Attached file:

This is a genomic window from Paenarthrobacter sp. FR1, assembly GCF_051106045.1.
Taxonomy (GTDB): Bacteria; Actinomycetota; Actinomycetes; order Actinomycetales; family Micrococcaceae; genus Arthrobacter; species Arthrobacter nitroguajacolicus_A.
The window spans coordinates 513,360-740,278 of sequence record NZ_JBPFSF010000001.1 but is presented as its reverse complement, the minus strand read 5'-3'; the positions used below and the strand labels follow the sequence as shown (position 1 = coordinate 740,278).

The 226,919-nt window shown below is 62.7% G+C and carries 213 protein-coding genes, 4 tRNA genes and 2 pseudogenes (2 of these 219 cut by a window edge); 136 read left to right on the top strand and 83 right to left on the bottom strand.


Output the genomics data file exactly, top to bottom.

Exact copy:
This is a genomic window from Paenarthrobacter sp. FR1, assembly GCF_051106045.1.
Taxonomy (GTDB): Bacteria; Actinomycetota; Actinomycetes; order Actinomycetales; family Micrococcaceae; genus Arthrobacter; species Arthrobacter nitroguajacolicus_A.
The window spans coordinates 513,360-740,278 of sequence record NZ_JBPFSF010000001.1 but is presented as its reverse complement, the minus strand read 5'-3'; the positions used below and the strand labels follow the sequence as shown (position 1 = coordinate 740,278).

The 226,919-nt window shown below is 62.7% G+C and carries 213 protein-coding genes, 4 tRNA genes and 2 pseudogenes (2 of these 219 cut by a window edge); 136 read left to right on the top strand and 83 right to left on the bottom strand.